Researchers at Capital Economics found that 44,200 people work on personal injury cases in legal, medical and claims management jobs, while a further 40,000 depend more loosely on the industry through the supply chain and other spending.
In the study commissioned by the Access to Justice lobby group, Capital Economics found that 35,000 of these jobs would be at risk if small claims are kept out of the courts, with Manchester and surrounding counties likely to be the hardest-hit.
“The government quite properly flew ministers to India to try and rescue 10,000 steel jobs, yet our own Justice Secretary, whose job it is to nurture the law, is hell-bent on shutting down an entire industry and riding roughshod over important rights that have been part of British law for centuries,” said Martin Coyne, managing director of Ralli Solicitors and head of the industry’s campaign to water down the new rules.
Under reforms that were announced in 2015, the government plans to raise the limit on small personal injury compensation from £1,000 to £5,000, enabling more people to take their case to small claims court – without the need for a lawyer.
The rules would also ban settlements without medical checks and outlaw cash payments for minor injuries, replacing these payments with help towards rehabilitation for proven injuries. More than half a million people received compensation after a car accident last year.
The proposed changes would cut a total of £1.2bn a year from insurance costs, while claimant lawyers would lose £20m in revenues and medical reporters £23m, according to estimates by the Ministry of Justice.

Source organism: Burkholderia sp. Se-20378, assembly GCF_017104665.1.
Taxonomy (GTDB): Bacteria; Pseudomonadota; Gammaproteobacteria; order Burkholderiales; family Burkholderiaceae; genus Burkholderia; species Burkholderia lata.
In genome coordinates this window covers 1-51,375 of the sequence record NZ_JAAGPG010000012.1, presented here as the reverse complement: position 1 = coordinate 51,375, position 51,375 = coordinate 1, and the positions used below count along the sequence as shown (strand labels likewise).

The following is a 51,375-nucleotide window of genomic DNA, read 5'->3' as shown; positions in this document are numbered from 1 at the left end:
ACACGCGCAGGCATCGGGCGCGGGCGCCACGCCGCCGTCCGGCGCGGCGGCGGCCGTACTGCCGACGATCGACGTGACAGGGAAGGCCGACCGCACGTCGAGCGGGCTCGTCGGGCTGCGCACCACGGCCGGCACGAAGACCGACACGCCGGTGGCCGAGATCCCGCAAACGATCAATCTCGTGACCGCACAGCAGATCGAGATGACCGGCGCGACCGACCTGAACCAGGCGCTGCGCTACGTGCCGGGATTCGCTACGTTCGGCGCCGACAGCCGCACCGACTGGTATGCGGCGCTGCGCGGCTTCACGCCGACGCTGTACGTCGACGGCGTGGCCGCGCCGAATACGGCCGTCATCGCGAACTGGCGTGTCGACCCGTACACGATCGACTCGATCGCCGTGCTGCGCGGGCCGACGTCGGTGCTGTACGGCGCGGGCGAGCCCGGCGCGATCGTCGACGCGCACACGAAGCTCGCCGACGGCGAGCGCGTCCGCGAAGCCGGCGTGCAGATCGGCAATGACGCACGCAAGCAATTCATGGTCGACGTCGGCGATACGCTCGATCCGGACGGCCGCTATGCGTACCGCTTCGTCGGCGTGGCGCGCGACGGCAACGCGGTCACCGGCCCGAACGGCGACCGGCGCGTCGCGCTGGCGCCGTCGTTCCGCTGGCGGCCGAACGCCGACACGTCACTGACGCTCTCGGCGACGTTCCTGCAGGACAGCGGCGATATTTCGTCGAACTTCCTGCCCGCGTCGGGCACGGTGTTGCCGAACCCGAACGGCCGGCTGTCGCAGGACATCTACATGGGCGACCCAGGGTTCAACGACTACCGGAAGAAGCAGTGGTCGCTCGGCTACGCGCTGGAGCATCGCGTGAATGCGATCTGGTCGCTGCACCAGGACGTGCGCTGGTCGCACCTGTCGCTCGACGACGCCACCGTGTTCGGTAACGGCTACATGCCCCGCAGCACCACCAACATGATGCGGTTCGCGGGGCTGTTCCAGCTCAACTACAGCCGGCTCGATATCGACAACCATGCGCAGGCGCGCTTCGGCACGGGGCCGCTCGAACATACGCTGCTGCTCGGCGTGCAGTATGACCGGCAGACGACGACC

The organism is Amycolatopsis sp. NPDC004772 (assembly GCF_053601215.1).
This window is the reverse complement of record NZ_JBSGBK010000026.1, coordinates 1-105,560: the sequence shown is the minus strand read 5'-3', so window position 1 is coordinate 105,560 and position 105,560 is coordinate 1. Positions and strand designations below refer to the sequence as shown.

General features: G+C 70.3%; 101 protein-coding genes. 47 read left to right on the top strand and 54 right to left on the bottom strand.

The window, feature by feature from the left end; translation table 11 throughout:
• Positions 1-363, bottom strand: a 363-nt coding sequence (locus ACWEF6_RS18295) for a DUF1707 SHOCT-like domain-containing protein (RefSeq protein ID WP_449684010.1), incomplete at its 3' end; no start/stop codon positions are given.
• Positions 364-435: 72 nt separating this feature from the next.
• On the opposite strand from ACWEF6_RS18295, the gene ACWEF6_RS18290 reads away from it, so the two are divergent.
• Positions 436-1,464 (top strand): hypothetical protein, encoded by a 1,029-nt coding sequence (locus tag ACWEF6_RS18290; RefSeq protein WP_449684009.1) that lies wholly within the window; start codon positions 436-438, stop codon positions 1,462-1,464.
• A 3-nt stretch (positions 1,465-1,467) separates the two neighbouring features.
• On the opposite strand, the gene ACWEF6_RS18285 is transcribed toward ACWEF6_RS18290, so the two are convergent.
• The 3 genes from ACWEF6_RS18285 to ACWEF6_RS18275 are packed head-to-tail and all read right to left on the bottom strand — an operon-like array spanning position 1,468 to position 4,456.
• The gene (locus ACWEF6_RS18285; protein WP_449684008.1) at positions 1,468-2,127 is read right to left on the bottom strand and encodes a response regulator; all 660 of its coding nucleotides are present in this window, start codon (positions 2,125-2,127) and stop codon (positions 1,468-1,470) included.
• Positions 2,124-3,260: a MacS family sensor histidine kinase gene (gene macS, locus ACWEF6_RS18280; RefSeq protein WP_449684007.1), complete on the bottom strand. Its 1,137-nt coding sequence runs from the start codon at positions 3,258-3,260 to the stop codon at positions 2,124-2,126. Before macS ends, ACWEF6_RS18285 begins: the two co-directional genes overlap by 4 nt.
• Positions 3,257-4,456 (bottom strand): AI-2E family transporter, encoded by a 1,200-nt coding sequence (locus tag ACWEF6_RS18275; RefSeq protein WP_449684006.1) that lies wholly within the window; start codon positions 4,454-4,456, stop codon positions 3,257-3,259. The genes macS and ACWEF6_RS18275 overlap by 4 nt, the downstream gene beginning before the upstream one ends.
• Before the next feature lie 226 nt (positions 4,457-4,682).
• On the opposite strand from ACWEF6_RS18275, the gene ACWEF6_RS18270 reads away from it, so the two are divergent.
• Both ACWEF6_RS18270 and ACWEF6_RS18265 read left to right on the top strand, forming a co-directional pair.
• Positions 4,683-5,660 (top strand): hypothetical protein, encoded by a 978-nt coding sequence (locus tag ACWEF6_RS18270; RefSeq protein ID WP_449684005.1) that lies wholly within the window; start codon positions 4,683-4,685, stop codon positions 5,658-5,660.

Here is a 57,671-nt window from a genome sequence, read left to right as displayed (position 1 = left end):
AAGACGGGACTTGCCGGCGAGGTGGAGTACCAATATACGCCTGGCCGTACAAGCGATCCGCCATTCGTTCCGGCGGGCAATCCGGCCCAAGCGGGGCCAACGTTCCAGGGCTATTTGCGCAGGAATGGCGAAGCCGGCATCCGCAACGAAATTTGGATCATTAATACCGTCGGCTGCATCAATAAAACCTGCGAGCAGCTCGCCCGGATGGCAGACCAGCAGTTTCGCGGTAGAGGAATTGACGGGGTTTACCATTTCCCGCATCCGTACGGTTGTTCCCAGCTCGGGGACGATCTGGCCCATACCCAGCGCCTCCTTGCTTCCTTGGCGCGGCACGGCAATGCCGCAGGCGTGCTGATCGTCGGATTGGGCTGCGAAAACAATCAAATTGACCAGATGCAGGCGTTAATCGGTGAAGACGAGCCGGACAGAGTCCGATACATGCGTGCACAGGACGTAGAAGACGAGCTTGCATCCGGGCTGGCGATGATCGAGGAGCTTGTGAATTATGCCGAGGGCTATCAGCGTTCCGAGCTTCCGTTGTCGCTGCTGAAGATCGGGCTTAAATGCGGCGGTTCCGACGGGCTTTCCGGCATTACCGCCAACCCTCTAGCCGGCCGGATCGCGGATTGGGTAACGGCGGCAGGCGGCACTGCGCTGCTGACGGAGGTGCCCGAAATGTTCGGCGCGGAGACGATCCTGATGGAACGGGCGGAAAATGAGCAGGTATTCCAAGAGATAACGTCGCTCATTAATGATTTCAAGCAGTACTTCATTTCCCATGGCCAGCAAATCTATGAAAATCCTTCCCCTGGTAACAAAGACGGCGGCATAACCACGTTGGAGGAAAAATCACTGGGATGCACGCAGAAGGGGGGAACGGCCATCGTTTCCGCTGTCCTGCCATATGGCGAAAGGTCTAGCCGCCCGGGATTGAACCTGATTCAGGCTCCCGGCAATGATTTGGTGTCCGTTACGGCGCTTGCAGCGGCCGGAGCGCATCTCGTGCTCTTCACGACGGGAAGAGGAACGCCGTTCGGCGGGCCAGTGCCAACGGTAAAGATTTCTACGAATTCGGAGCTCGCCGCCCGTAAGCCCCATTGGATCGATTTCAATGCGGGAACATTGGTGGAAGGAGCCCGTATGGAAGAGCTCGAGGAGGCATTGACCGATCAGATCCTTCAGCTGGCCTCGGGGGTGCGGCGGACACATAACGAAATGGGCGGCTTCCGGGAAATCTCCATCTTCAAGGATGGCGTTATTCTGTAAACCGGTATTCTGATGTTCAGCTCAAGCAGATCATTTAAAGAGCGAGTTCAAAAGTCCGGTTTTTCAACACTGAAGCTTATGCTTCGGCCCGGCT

Capital Economics found that more than one in four law firms in the industry will lose virtually all their revenues if the reforms go ahead.
Several large insurers have promised to pass on the savings to customers, and the Government claims the changes will cut £40 a year from each motor policy.
Insurance prices plunged after an earlier crackdown on injury claims in 2012, which required more stringent medical checks for whiplash and other tissue damage in an attempt to stamp out fraudulent or exaggerated claims.
However, premiums have jumped 14pc in the past year – a rise that the insurers have blamed on the upward march of bogus ailments, as well as repeated tax hikes on premiums.
The Capital Economics report has been sent to ministers involved in the reforms. A consultation on the new rules closed earlier this month.
“We all agree it’s necessary to reduce fraudulent and frivolous claims, and get rid of cold calling, but not at the expense of tens of thousands of jobs and for the sole benefit of insurance companies,” said Mr Coyne.
“There are better ways to maintain the historic and important rights of injured people to receive redress yet also tackle fraudsters who try and game the system.”